The Linear model can help schools that want to see the big picture in their marketing strategy, giving insights on how each channel and touchpoint perform in the overall conversion journey. Over time, schools using this model can determine which channels are generating better results and put more resources into them. 

6. Time Decay Attribution Model

Considered to be one of the more popular attribution models, the Time Decay model assigns most of the credit to the channels and touchpoints that are closer towards the end of the conversion path—giving less value to those in the beginning. 

This model is time-sensitive and can be great for schools running temporary promotional campaigns, assigning most of the value to those ads as they motivate prospects to make a buying decision. Since the Time Decay model prioritizes the last channels in the conversion path, it can help schools discover which channels push prospects closer towards converting. 

Alternatively, it can also be used to help schools identify channels that attract prospects at the top of the marketing funnel. By knowing this information, schools can make better decisions concerning the purpose and function of different channels in their overall marketing strategy.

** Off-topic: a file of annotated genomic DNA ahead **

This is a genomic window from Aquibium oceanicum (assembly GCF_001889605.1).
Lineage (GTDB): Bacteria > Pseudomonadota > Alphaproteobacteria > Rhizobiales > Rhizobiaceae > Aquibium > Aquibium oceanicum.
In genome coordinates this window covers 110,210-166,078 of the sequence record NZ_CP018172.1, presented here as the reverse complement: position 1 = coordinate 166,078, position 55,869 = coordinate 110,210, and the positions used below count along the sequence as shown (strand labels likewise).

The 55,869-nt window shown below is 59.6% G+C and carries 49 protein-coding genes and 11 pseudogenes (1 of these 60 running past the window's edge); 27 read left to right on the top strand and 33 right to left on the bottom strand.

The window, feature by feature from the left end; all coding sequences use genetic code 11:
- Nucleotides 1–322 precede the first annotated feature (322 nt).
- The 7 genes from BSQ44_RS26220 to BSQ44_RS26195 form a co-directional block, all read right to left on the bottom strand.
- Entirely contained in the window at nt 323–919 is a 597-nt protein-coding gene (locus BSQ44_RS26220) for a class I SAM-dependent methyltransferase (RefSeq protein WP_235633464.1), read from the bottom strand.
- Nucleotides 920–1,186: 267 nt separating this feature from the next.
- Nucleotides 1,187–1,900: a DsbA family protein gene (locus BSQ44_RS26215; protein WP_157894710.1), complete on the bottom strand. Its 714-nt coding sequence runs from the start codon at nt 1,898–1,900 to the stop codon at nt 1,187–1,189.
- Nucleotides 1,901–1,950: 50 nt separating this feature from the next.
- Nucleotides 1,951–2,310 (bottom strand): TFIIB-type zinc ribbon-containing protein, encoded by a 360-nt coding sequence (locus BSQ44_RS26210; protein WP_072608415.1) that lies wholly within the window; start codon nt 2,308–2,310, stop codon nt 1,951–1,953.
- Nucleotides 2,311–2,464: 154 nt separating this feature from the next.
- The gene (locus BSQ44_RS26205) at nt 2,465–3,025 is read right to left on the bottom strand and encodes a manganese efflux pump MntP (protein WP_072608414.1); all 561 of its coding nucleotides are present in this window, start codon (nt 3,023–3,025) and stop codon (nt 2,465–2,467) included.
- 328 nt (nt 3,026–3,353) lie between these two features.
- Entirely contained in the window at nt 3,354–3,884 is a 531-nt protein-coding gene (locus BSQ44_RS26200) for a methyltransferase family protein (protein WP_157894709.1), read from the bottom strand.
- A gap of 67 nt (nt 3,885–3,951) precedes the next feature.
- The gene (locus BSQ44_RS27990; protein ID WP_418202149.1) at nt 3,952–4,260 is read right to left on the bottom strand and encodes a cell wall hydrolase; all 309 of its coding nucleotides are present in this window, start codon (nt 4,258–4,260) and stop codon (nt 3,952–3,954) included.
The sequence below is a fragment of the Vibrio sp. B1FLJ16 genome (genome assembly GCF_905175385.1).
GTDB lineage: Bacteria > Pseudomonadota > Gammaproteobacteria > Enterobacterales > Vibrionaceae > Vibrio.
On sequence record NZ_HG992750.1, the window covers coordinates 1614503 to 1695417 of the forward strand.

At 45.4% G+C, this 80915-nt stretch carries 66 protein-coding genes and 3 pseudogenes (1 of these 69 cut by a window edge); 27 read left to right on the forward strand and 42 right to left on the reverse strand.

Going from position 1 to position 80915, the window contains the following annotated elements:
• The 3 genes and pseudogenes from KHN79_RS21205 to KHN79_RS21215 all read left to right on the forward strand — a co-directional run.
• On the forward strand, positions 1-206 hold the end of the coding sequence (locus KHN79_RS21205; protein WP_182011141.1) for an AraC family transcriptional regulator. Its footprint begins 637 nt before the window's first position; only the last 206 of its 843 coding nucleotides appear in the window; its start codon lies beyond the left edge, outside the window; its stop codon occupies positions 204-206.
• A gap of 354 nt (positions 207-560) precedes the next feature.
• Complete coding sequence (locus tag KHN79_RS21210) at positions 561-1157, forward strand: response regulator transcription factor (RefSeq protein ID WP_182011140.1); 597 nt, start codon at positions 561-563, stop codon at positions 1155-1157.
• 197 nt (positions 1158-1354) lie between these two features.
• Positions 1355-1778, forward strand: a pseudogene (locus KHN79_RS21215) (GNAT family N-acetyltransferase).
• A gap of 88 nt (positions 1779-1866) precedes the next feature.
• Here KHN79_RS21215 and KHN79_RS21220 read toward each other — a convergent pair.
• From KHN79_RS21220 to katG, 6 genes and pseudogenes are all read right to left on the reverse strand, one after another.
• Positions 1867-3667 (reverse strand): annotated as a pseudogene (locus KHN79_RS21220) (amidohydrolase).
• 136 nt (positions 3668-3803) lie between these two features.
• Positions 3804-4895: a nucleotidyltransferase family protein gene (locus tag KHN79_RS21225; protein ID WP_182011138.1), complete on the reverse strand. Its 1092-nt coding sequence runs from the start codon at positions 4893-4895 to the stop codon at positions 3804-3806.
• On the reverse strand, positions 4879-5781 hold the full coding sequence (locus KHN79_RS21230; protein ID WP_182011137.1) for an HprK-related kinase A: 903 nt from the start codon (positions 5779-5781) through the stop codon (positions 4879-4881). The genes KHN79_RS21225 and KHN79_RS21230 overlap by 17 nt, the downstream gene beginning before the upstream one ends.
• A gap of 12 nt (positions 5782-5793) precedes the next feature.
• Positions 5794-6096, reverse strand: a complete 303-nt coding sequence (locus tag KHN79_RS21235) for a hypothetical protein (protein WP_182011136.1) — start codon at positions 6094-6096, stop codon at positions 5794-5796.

7. Position-Based Attribution Model

The Position-Based attribution model can be viewed as a hybrid of sorts, combining both the first and last click models. Here, the first and last touchpoints equally receive the majority of the credit while those in the middle equally share the remaining credit. For example, the full value of 100% would be divided into 80%, equally split between the first and last interaction, and 20% for everything in between.

This model can work for schools that want to prioritize both the first and last interaction equally, gaining insight on which channels acquire prospects and which ones convert them—attributing the most value to those same channels and touchpoints. 

8. Cross-Channel Data-Driven Attribution Model

Earlier this year, Google announced that it would fully roll out the Cross-Channel Data-Driven attribution model in Google Analytics 4. This Data-Driven model makes it so that schools can receive data insights that reflect how prospects engage with their overall marketing efforts. Through Google’s machine learning algorithm, the Data-Driven model determines which touchpoints have the strongest impact on your strategy and attributes credit for conversions accordingly. 

The image below shows how the Cross-Channel Data-Driven model attributes conversions to different channel groupings:

attributions modeling

Source: Google Blog

Because of its design, the Data-Driven model can be used to analyze insights from multiple sources in order to confirm whether or not the data gathered is statistically significant. In this way, schools can develop a broader understanding of how different marketing activities influence conversions—leading to better marketing decisions about where and how to allocate resources in order to increase the ROI. 

How to Choose the Right Google Analytics Attribution Model for Your School